The ChoosaBroker Trading Academy

2.8. Futures and Options

Futures and options have drawn plenty of academic flak ever since their inception. The critics often claim that these instruments are inherently speculative and therefore add unwarranted risk to financial markets. These concerns might make sense in a perfect world, but are at best broad generalizations in a dynamic and fluctuating marketplace.

Futures and options offer a fast and cost-effective way to trade both the equity and commodity markets. Traders worldwide have successfully used them to not just generate profits, but also reduce risk in their portfolios.

What are Futures?

Futures are standardized legal agreements that obligate the buyer to purchase an underlying asset or the seller to sell an asset at a predetermined price and future date. Futures trade on regulated exchanges, and the underlying asset transacted is usually a commodity, or a financial instrument like stocks, indices or foreign currencies.
Futures contracts were originally developed to help farmers hedge their crops against fluctuations in prices. Established in 1697, the Dojima Rice Exchange in Osaka, Japan, is widely believed to be the earliest futures exchange in the world. In the west, the Chicago Board of Trade (CBOT) listed the very first grain futures contract in 1864. With time, the futures market far outgrew its humble agricultural origins, as exchanges began to offer diverse contracts in foreign currencies, U.S. Treasury bonds and eventually stock market indexes. In 2008, the Chicago Mercantile Exchange (CME), with its acquisition of the New York Mercantile Exchange, became the biggest futures market in the world.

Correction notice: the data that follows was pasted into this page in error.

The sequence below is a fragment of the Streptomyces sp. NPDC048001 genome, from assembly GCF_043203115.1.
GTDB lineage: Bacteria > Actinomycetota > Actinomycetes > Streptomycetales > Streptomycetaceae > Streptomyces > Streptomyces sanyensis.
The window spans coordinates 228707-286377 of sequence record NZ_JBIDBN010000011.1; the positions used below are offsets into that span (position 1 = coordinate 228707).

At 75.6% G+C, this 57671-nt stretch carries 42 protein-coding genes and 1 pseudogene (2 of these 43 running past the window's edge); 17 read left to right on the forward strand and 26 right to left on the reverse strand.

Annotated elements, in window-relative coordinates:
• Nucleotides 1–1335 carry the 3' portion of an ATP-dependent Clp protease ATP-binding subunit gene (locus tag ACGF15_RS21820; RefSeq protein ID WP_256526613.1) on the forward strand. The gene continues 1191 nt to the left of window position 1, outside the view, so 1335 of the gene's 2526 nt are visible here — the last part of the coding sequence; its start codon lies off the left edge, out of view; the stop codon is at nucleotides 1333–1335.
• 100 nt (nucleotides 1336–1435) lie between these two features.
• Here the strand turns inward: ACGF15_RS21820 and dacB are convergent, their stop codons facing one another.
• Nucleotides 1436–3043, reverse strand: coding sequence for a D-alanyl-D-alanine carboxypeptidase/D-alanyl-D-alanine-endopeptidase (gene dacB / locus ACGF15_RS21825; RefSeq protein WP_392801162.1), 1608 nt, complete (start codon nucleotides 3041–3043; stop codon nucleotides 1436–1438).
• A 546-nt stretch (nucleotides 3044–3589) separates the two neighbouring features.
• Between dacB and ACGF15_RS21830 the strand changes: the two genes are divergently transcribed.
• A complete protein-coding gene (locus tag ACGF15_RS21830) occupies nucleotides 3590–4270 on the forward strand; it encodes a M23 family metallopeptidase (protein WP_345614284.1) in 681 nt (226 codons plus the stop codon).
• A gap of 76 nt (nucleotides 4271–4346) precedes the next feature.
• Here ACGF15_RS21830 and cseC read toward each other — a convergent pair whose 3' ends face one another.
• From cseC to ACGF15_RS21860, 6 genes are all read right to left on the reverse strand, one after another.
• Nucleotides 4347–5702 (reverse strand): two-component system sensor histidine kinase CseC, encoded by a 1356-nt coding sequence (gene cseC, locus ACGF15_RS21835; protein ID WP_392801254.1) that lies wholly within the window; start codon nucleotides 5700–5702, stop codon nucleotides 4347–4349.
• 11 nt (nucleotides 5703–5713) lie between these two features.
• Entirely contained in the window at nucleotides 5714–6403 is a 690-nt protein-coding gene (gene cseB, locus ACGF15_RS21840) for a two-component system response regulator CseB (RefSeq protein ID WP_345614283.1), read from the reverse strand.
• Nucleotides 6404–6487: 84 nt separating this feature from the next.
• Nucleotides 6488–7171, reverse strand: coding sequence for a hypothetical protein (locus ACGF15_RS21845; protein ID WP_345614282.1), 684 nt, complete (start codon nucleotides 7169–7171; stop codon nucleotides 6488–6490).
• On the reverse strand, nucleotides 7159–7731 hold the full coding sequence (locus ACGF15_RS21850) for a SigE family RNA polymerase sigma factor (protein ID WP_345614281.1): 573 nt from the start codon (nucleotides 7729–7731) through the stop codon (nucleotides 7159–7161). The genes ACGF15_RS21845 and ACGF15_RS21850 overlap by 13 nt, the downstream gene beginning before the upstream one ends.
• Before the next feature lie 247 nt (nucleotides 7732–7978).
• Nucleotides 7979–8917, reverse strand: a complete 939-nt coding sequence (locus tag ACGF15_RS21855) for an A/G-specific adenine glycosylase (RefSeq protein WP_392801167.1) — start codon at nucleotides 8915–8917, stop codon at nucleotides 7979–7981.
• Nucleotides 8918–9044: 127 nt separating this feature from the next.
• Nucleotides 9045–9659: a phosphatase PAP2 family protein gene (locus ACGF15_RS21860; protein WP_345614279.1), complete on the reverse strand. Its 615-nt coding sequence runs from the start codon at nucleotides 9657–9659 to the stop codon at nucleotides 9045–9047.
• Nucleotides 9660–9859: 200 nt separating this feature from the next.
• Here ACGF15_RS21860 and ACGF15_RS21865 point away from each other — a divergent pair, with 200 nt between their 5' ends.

Futures Contracts explained

Futures contracts are regulated by the exchanges on which they trade. These exchanges specify the different contract parameters:

  • Size – The contract size is the deliverable quantity of the underlying asset being tracked by the futures contract. The contract size is standardized so that the buyers and sellers know exactly what quantity of the asset they are buying and selling. For example, the contract size of a gold futures contract on the COMEX is 100 troy ounces. Thus, every $10 change in the price of the underlying asset, which in this case is gold, translates in to a $1000 move in the value of the futures contract.
  • Delivery Date – It refers to the date when the futures contract expires and the underlying asset must be delivered. Some futures contracts expire every month of the year, while some others have expiration during certain months only. The exchange on which the contract is listed will also specify a delivery location. Typically, exchange trading in a futures contract is halted a few days prior to the designated delivery date. However, not all futures contracts result in physical delivery, with an overwhelming majority being settled in cash.
  • Deliverable Grade – In case of commodity futures, the exchange determines the quality that the underlying asset must meet to be accepted for delivery upon expiry of contract. This brings about uniformity in the market. For example, WTI Crude futures at the CME Group are for a grade of crude oil known as “light, sweet,” which represents the amount of hydrogen sulphide and carbon dioxide that is included in the oil.
  • Pricing Unit – When tracking the price of a futures contract, an investor must know what the value represents. Soybean futures on CBOT, for instance, are priced in cents per bushel. Initial Margin –